[Ernie Kovacs's comment, "Show me a cowboy who rides sidesaddle, and I'll show you a gay ranchero"], which I heard the late great comedian throw away one time, is as accurate a summary of Andy Warhol's new movie, Lonesome Cowboys, as one can make. But the point of one of his films is never to be found in its content, but simply in its existence, whether it happens to be twenty-four hours long, as one of them is, or twenty-four minutes, as one of them might perfectly well be. None of the matters usually brought up when we talk about films—story, style, technique—has any relevance to his work. Indeed, I have no hesitancy in admitting that I left Cowboys ten minutes before it was over, on the grounds that since it had no beginning and no middle it probably didn't have an ending either. It seemed to me at least as important to get to my lunch appointment on time as it did to hang around and see whether Viva, his current superstar, got debagged one more time. (p. 229)
To be sure, Cowboys was shot in thirty-five millimeter (a first for him) and had an unprecedented four-day shooting schedule, but he remains firmly rooted, technically and aesthetically, to a point in film history around 1904–1905, when the first American story films were being shot. Like the primitives, all he does is borrow a real setting, place amateur actors in front of it, and instruct them to improvise dialogue and action based on a rough outline. A genius can stretch this technique to master-work lengths (e.g., [D. W.] Griffith's The Birth of a Nation), but Warhol cannot or will not….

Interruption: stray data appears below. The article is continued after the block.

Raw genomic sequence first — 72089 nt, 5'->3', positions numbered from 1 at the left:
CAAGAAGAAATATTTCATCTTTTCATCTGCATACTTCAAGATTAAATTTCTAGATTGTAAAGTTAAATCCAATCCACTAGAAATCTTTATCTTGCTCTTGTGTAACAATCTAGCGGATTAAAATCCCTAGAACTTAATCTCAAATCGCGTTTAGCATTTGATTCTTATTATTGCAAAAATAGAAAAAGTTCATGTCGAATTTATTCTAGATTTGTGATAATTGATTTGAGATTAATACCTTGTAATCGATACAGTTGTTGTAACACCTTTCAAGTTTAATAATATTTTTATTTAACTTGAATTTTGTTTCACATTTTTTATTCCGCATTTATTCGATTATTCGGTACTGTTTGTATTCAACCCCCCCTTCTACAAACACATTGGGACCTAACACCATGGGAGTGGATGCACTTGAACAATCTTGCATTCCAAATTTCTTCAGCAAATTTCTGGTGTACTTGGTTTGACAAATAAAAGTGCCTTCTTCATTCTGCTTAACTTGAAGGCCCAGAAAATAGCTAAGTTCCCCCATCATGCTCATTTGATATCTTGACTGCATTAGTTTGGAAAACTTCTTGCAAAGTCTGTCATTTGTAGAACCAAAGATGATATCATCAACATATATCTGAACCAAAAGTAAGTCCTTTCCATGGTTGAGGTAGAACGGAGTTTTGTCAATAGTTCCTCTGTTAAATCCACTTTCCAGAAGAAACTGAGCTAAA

[His] works in all media are repetitions of a single simple juxtaposition…. Warhol's virtue, if he may be said to have one, is that in his essential stupidity he makes the contrast between the [mindlessly banal and the haphazardly corrupt] very stark, stripping away the platitudes and hypocrisies with which we customarily attempt to unify these contradictory elements. (p. 230)
[Let] me be very clear. I don't think Warhol or Lonesome Cowboys is any good. I don't even think he is an artist, avant-garde or conventional. He is just very, very important—too important to go on mindlessly denigrating or trying to ignore as if he were just a fad like hula hoops. He may, like them, quietly disappear. But like his soup cans he is endlessly replicable in this culture of ours. (p. 232)
Richard Schickel, "'Lonesome Cowboys'" (originally published in a slightly different form in Life, Vol. 66, No. 23, June 13, 1969), in his Second Sight: Notes on Some Movies, 1965–1970 (copyright © 1972 by, Richard Schickel; reprinted by permission of Simon & Schuster, a Division of Gulf & Western Corporation), Simon & Schuster, 1972, pp. 229-32.